Do people who dislike spoilers ever read movie or book reviews? In the case of this movie, it is impossible to talk about the characters and not give away some of the plot's secrets and surprises. Can I just hint at time and place? Although the story unfolds during several time periods, with cross-cutting between various "presents" and "pasts," it is underpinned -- and haunted -- by events which take place in Germany during World War II. In the previews for the movie, which were dominated by Defiance and Valkyrie, it was obvious that WWII is the favored theme for this winter's films. Later, I realized that a whole clutch of current films -- amongst them Australia, The Boy in the Striped Pajamas and Good -- also concern themselves with this still-troubling war. Although I haven't seen many of them yet, I've read enough to know that each story revolves around individuals who have to examine, and then act upon, their personal convictions in the midst of a violent cultural current which has its own imperatives.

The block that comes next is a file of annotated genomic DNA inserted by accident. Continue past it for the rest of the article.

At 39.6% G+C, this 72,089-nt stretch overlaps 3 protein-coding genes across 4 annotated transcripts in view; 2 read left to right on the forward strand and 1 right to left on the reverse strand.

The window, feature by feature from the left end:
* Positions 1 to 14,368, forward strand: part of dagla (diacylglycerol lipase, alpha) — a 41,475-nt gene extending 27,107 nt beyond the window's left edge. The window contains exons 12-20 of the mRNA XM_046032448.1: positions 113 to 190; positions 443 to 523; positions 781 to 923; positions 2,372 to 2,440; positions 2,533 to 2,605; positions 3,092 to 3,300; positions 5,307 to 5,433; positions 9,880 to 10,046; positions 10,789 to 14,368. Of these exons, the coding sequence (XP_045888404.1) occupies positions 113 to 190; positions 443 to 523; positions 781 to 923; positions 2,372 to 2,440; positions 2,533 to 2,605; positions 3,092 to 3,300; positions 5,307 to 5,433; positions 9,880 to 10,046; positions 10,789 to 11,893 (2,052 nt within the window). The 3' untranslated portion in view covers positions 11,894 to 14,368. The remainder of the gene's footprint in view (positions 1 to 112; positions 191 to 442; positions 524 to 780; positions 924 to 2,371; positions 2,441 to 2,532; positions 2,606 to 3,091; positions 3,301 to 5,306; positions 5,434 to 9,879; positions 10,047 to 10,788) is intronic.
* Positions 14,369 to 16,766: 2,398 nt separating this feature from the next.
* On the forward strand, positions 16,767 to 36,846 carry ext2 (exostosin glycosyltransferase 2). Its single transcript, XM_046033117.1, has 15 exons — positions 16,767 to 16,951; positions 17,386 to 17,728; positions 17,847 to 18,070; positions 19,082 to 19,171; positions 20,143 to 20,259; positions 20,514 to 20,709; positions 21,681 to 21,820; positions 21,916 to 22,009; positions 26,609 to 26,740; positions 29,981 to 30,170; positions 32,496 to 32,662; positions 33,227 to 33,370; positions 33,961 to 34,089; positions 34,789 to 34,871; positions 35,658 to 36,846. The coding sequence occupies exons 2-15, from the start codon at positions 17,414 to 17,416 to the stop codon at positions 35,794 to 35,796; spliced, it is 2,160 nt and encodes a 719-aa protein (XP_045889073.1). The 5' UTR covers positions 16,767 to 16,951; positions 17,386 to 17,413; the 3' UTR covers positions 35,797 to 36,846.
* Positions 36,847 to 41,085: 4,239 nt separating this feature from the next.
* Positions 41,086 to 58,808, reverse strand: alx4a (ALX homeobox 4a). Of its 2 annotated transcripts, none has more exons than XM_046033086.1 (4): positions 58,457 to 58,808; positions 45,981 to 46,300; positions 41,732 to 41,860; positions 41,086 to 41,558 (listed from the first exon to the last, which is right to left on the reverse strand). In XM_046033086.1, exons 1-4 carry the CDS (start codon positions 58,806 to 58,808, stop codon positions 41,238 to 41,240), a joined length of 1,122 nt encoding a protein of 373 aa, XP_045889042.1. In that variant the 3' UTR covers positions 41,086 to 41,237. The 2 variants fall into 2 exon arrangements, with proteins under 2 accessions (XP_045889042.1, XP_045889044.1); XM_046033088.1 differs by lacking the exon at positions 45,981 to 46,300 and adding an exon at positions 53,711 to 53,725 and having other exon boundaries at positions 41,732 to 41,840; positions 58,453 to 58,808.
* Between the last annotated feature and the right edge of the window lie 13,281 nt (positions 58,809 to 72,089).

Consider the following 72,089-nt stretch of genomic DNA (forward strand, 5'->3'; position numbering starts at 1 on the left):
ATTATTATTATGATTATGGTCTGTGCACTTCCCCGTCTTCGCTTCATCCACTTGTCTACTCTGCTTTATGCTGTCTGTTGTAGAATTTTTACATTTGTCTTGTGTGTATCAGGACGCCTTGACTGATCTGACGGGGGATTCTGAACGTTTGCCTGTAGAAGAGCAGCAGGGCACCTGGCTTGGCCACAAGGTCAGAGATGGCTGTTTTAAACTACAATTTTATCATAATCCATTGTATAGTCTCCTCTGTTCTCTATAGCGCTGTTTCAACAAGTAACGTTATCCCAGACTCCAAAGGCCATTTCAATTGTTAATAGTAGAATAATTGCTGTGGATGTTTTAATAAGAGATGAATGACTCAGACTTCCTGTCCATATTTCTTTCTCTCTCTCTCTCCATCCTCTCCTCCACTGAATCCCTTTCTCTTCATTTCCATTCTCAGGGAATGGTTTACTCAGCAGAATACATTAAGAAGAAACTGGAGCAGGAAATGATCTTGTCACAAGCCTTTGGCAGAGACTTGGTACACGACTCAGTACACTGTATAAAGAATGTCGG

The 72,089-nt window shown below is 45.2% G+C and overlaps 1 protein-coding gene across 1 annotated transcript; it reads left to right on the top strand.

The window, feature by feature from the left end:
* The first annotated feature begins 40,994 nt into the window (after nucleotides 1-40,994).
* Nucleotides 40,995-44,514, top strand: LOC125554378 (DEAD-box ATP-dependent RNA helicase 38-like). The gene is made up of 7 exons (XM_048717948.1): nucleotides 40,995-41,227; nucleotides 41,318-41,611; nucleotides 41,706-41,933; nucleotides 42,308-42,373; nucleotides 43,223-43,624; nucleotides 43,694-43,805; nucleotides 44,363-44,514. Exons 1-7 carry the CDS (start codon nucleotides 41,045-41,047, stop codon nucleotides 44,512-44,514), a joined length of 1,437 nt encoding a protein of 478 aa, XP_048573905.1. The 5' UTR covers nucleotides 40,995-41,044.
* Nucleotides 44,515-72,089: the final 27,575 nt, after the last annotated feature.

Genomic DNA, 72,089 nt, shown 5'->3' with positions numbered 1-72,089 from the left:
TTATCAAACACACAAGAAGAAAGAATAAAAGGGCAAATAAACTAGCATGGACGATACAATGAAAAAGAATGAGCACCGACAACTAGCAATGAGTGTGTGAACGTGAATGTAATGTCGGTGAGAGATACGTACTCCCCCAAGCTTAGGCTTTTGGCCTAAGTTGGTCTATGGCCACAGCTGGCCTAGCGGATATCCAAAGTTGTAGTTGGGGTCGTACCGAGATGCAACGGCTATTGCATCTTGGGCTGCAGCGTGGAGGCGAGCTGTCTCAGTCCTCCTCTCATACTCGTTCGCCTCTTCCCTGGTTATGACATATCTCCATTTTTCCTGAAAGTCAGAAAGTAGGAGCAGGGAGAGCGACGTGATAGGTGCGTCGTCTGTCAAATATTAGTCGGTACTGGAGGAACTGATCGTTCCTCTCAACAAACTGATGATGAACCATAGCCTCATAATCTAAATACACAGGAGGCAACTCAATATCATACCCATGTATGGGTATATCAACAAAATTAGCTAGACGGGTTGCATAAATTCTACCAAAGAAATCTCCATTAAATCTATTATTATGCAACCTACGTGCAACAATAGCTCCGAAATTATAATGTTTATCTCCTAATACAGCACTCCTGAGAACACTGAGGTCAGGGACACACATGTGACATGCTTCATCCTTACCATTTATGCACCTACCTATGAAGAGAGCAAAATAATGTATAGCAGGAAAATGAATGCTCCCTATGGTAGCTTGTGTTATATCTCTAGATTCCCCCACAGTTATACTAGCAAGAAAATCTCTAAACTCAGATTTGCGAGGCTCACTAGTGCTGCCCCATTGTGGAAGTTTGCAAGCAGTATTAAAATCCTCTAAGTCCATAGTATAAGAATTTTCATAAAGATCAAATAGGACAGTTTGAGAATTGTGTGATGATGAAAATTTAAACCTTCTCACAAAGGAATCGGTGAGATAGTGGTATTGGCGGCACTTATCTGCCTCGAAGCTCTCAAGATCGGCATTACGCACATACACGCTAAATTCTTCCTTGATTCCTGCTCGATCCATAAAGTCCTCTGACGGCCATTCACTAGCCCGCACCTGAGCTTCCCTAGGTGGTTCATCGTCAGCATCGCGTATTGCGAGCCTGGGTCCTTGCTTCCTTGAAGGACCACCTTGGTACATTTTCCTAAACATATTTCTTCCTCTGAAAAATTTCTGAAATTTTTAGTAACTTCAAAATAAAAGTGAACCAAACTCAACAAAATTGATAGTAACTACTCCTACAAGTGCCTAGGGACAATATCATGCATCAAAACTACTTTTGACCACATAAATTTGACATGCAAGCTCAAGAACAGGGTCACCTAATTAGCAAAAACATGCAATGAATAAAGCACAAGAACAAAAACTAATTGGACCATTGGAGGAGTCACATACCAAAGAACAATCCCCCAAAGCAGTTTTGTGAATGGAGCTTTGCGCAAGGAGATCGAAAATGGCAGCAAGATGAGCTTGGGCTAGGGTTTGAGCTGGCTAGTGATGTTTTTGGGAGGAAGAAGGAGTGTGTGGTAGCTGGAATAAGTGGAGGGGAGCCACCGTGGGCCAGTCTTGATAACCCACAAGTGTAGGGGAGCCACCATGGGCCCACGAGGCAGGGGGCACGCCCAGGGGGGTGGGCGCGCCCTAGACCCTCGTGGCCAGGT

I read somewhere that most of the recent movies about Iraq have tanked at the box office. The reviewer suggested that that war is just too close for comfort. Perhaps this proliferation of WWII stories suggests that we prefer our war stories to be at an emotional remove. It's just so much easier to judge events from the past.